The tourism-reliant island nation currently requires travelers to either show proof of a negative COVID test or to self-quarantine upon arrival.

Under the new rules, travelers who haven’t received a booster shot can enter the country if it has been less than nine months since they received their last dose. 

Americas

The United States plans to distribute 400 million N95 for adults free of charge from next week.

Speaking on condition of anonymity, a White House official said the masks would be available at pharmacies and community health centers.

President Joe Biden’s administration hopes that it will help curb the rapidly spread omicron variant.

Also in the US, Starbucks said it would no longer require its workers to be vaccinated against COVID-19.

The move to reverse the policy that Starbuck had announced earlier this month came after the US Supreme Court rejected a plan by the Biden administration to require vaccines or regular COVID testing at companies with more than 100 workers.

The Pan American Health Organization (PAHO) said coronavirus infections in the Americas are reaching new peaks, with 7.2 million new cases and more than 15,000 COVID-related deaths in the last week. 

“The virus is spreading more actively than ever before,” PAHO Director Carissa Etienne told a press briefing.

According to the PAHO, the Caribbean has had the steepest increase in infections since the beginning of the pandemic. 

The regional agency recommended that countries prioritize rapid antigen tests for people experiencing symptoms and who are at risk of spreading the virus amid a shortage of testing. 

Asia

India reported 282,970 new infections on Wednesday, the highest in eight months.

Authorities said omicron was causing fewer hospitalizations and deaths than the delta variant, which killed hundreds of thousands of people in India last year.

While infection rates have recently fallen in India’s big cities, experts say cases nationally could peak by the middle of next month.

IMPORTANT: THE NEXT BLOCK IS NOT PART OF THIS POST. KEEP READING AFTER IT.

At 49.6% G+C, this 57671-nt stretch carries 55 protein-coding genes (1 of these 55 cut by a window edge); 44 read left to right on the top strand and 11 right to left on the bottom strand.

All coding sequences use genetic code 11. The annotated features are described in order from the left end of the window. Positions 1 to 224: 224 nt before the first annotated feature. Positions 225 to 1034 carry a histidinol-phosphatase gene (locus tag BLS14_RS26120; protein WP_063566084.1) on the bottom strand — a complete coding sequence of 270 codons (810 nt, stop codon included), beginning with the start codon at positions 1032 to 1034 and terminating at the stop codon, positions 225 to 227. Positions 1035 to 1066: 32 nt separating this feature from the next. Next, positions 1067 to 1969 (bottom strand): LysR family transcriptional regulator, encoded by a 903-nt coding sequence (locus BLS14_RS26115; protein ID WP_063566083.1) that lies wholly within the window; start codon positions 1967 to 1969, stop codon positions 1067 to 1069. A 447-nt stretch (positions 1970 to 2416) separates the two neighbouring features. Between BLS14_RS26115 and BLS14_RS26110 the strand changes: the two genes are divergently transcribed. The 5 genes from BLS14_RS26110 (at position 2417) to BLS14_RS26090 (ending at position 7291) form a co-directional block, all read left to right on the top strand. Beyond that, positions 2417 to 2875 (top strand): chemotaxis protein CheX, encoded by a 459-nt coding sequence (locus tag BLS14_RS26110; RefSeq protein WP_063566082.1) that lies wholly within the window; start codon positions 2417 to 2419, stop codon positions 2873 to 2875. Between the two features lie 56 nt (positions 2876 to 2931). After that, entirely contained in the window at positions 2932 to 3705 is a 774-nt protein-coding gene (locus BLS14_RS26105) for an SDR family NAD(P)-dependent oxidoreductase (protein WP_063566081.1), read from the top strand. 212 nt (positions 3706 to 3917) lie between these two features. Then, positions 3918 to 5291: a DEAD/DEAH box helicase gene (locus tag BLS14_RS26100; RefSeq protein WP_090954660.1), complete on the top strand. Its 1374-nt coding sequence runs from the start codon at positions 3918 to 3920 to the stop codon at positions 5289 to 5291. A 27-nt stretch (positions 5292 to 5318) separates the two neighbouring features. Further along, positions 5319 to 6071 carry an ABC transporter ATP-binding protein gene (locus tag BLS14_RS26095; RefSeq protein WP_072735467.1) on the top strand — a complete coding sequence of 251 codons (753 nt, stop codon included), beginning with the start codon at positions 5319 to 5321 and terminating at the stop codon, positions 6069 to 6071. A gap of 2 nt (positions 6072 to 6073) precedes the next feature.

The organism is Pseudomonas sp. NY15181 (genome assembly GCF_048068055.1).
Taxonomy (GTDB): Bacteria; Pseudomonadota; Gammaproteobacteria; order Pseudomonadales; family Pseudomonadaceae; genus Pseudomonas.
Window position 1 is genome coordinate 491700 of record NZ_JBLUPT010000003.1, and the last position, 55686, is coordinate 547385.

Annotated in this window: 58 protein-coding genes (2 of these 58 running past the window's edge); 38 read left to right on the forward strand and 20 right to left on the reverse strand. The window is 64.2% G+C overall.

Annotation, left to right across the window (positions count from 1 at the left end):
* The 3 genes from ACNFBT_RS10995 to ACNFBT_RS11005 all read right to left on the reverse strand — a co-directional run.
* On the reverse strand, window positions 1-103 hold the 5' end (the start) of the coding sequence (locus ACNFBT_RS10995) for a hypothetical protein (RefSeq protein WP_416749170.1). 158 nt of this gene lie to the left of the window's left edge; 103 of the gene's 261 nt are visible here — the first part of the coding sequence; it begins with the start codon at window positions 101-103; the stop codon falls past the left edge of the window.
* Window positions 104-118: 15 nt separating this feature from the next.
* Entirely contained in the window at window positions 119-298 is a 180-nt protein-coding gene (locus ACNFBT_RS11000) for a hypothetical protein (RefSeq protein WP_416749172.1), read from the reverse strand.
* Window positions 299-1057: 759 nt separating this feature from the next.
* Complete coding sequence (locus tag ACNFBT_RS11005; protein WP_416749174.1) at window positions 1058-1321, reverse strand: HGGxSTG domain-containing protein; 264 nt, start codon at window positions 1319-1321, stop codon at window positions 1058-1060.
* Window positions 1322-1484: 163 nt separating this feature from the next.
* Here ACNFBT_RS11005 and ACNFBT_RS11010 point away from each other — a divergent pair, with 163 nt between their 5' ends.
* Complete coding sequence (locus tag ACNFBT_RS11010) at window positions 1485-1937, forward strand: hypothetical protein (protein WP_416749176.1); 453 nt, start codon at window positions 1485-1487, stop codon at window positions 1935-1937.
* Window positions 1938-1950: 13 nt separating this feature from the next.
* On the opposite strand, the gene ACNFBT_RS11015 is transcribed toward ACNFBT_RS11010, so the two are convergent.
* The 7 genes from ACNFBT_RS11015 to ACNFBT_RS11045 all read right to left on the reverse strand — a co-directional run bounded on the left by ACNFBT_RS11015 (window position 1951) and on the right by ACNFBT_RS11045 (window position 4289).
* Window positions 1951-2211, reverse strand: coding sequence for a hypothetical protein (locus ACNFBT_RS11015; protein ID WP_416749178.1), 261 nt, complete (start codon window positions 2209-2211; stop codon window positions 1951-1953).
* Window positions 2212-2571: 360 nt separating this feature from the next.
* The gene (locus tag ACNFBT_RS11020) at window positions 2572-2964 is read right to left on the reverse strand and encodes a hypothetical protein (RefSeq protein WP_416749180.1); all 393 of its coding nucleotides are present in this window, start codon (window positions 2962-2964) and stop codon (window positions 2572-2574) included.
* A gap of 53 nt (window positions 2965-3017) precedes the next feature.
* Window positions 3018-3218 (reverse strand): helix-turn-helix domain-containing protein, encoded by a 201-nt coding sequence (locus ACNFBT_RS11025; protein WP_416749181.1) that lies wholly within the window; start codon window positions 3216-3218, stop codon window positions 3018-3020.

“We have to worry about hospitalization and deaths and that will come later,” Tarun Bhatnagar, from the ICMR-National Institute of Epidemiology, told the Reuters news agency.

Japan widened COVID-19 curbs to several towns and cities, including Tokyo, as it battles a record wave of omicron infections.

The country has resisted complete shutdowns, instead focusing on requiring restaurants and bars to close early and not serve alcohol.

It also urged the public to wear masks and practice social distancing.

A sharp rise in infections has begun to paralyze hospitals, schools and other sectors in some areas.

Oceania

New Zealand called off the national cricket team’s tour of Australia before the scheduled first match because of strict COVID-19 quarantine requirements.

The Black Caps, as they are commonly known, would not have had to isolate on their return home when the tour was first announced.

The spread of the omicron variant in Australia has caused New Zealand’s government to defer a plan to introduce quarantine-free travel between the countries.

fb, lo/sms (AP, AFP, Reuters)





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UAE bans international travel for non-vaccinated citizens from January 10


UAE bans international travel for non-vaccinated citizens from January 10

In a stringent move to prevent the spread of COVID, the United Arab Emirates has announced a ban on unvaccinated citizens from travelling abroad from January 10. As per the news reports, fully vaccinated citizens would also require a booster shot to be eligible to travel. However, the said ban will not apply to those with medical or humanitarian exemptions.

With this announcement, the UAE becomes the latest country to impose new curbs amid a rise in infections. As reported earlier, many countries have already put strict restrictions into place for unvaccinated people before they are allowed to travel.

While some countries have made negative COVID test results mandatory before travel, some have also made quarantine mandatory for travellers upon arrival.

If reports are to go by, more than 90% of the population in the UAE has been fully vaccinated against COVID-19, while around 34 per cent had already received the booster jab as of December 24.

The latest travel rules in the UAE were announced by the National Emergency Crisis and Disaster Management Authority and the Ministry of Foreign Affairs. Reportedly, these measures were taken to ensure that health and safety are prioritised.





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UAE bans travel for unvaccinated citizens, booster dose required for vaccinated | World News


The United Arab Emirates announced a travel ban on its citizens unvaccinated against coronavirus disease (Covid-19), starting January 10. The National Emergency Crisis and Disaster Management Authority (NCEMA) of the UAE said that the vaccinated citizens, in order to travel, are further required to obtain the booster dose as per the country’s Covid protocol.